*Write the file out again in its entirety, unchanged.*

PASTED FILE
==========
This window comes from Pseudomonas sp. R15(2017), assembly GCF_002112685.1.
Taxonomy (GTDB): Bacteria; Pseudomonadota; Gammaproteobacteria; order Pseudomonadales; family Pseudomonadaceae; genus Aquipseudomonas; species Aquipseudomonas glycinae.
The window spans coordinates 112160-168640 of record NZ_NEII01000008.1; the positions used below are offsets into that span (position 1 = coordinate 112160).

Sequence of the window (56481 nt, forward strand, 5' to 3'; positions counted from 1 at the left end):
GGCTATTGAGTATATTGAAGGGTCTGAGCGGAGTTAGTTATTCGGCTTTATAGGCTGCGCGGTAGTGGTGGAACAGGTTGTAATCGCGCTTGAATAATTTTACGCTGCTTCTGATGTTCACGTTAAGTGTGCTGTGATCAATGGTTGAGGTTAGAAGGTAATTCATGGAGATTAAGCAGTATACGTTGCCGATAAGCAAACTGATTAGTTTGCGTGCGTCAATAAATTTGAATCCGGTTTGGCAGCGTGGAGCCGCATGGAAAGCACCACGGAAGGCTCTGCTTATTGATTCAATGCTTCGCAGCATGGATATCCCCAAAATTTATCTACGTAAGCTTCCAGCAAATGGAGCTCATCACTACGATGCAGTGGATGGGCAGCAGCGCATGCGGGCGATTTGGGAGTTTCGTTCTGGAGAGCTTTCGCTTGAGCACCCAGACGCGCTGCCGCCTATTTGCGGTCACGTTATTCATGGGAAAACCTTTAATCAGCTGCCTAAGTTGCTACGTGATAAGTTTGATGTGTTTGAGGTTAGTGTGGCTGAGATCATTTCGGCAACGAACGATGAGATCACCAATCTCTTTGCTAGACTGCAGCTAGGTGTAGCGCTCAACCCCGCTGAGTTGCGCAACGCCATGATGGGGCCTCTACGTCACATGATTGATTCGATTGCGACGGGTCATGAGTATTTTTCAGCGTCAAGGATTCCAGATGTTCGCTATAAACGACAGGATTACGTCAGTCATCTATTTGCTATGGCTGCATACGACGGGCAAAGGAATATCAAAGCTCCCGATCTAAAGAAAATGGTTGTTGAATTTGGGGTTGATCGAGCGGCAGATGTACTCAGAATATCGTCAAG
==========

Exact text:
This window comes from Pseudomonas sp. R15(2017), assembly GCF_002112685.1.
Taxonomy (GTDB): Bacteria; Pseudomonadota; Gammaproteobacteria; order Pseudomonadales; family Pseudomonadaceae; genus Aquipseudomonas; species Aquipseudomonas glycinae.
The window spans coordinates 112160-168640 of record NZ_NEII01000008.1; the positions used below are offsets into that span (position 1 = coordinate 112160).

Sequence of the window (56481 nt, forward strand, 5' to 3'; positions counted from 1 at the left end):
GGCTATTGAGTATATTGAAGGGTCTGAGCGGAGTTAGTTATTCGGCTTTATAGGCTGCGCGGTAGTGGTGGAACAGGTTGTAATCGCGCTTGAATAATTTTACGCTGCTTCTGATGTTCACGTTAAGTGTGCTGTGATCAATGGTTGAGGTTAGAAGGTAATTCATGGAGATTAAGCAGTATACGTTGCCGATAAGCAAACTGATTAGTTTGCGTGCGTCAATAAATTTGAATCCGGTTTGGCAGCGTGGAGCCGCATGGAAAGCACCACGGAAGGCTCTGCTTATTGATTCAATGCTTCGCAGCATGGATATCCCCAAAATTTATCTACGTAAGCTTCCAGCAAATGGAGCTCATCACTACGATGCAGTGGATGGGCAGCAGCGCATGCGGGCGATTTGGGAGTTTCGTTCTGGAGAGCTTTCGCTTGAGCACCCAGACGCGCTGCCGCCTATTTGCGGTCACGTTATTCATGGGAAAACCTTTAATCAGCTGCCTAAGTTGCTACGTGATAAGTTTGATGTGTTTGAGGTTAGTGTGGCTGAGATCATTTCGGCAACGAACGATGAGATCACCAATCTCTTTGCTAGACTGCAGCTAGGTGTAGCGCTCAACCCCGCTGAGTTGCGCAACGCCATGATGGGGCCTCTACGTCACATGATTGATTCGATTGCGACGGGTCATGAGTATTTTTCAGCGTCAAGGATTCCAGATGTTCGCTATAAACGACAGGATTACGTCAGTCATCTATTTGCTATGGCTGCATACGACGGGCAAAGGAATATCAAAGCTCCCGATCTAAAGAAAATGGTTGTTGAATTTGGGGTTGATCGAGCGGCAGATGTACTCAGAATATCGTCAAG